Once you find a signal, start watching the MMTTY tuning indicators in the upper right hand corner. MMTTY comes with a spectrum display (called FFT Display) , XY scope and waterfall display. I find the spectrum display (FFT) to be the most helpful to first get the tuning close. I then use the XY Scope for fine tuning. The two yellow vertical bars represent Mark and Space frequencies. You will line up the signal with these vertical bars. As you do this, the signal indicator on the MMTTY screen should go above the squelch threshold and intelligible print should begin to scroll across the screen. You may need to adjust the squelch threshold level as described earlier. If the green signal level meter goes all the way to the right hand side, don't worry. As long as you are not getting a message flashing in the tuning indicators displays saying the level is too high, you should be OK. Below is an example of what the tuning indicators look like when a RTTY signal is properly tuned in.
Tuning takes practice and if you are unfamiliar with what a RTTY signal sounds like, then it can be a challenge to learn. Click here to listen to what RTTY sounds like.
Once you are comfortable with receiving RTTY, it's time to learn how to transmit.
Maybe by now, you have read something or experienced something when receiving RTTY to give you an idea of how you want to transmit RTTY. Again, your choices are AFSK or FSK. When receiving RTTY perhaps you noticed that you copied better with your radio in the FSK or RTTY position than in the LSB position. Or it's possible your transceiver does not have the capability of using narrow filters in the SSB position. If this is the case, you may want to use FSK transmission. Or maybe your radio does allow use of narrow filtering in the SSB mode, thus permitting satisfactory AFSK operation using LSB. Before making your decision, read the next two topics covering both AFSK and FSK transmission.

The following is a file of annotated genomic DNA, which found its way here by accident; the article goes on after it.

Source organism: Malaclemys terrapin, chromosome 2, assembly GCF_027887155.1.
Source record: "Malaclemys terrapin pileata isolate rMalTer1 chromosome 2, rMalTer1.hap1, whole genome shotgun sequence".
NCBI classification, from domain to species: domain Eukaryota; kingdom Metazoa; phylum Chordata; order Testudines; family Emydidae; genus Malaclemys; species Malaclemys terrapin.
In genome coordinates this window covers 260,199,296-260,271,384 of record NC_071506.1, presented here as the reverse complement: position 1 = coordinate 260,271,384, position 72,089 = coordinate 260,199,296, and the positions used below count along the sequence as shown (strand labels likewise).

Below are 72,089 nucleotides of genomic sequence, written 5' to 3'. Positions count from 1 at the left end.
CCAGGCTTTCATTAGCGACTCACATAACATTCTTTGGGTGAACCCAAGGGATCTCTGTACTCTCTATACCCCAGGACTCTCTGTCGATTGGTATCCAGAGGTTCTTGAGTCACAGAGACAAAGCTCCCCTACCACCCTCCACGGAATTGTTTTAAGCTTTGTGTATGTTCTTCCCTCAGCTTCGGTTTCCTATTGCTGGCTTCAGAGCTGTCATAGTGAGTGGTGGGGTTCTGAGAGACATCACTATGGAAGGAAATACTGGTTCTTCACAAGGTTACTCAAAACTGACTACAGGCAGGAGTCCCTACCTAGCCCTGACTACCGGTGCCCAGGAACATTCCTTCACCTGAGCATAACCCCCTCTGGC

For AFSK transmission, you have two things to consider. You have to get audio (the RTTY tones) from your sound card to either the mic input or audio input on an accessory jack to your radio. And you must be able to key PTT on the radio to turn the transmitter on. With AFSK, there are several ways of getting both of these criteria done. AFSK is easier to cable-up but it also has some pitfalls.
You could run a single cable from the output of the sound card to the microphone input of your radio (with an audio transformer in line, of course) and use VOX to key the transmitter. This is the easiest of all scenarios. With MMTTY, no audio is sent out of the sound card until you key the TX button or hit F9 (F9 toggles TX on and off). When TX is enabled within MMTTY, audio is sent out of the sound card and your radio is keyed by VOX. The main problem with using VOX, and especially if you use the speaker out jack on the sound card for RTTY, is that other sounds from your computer, such as sounds generated by Windows, will also key your radio and these other sounds will be transmitted out over the air. Not only is this very poor operating, it's illegal.
One way to keep Windows sounds from keying your radio is to turn Windows Sound off. You do this by going to the Windows Control Panel and then to Sounds. Under Schemes, choose "No Sounds". However, this does not totally eliminate sounds generated by your computer. For instance, the beep sound used in many programs will still be generated.
Better alternatives to using VOX are to either use a separate PTT circuit from a spare serial COM port or to use computer control of your radio (Older Icom radios do not support PTT via computer control. For a list of Icom radios that do and do not support PTT via 'radio command' click here or scroll to the very bottom of the tutorial). You will need to key your transmitter by one of these two methods if you have wired into the audio input of your radio via an accessory plug instead of the microphone jack since the VOX circuit is normally part of the mic input circuitry. And you also need to use one of these methods if you decide to use FSK instead of AFSK. VOX will not key PTT when using FSK because audio is needed to key VOX and audio is not sent to the radio when using FSK. More on keying the radio when using AFSK on the next page.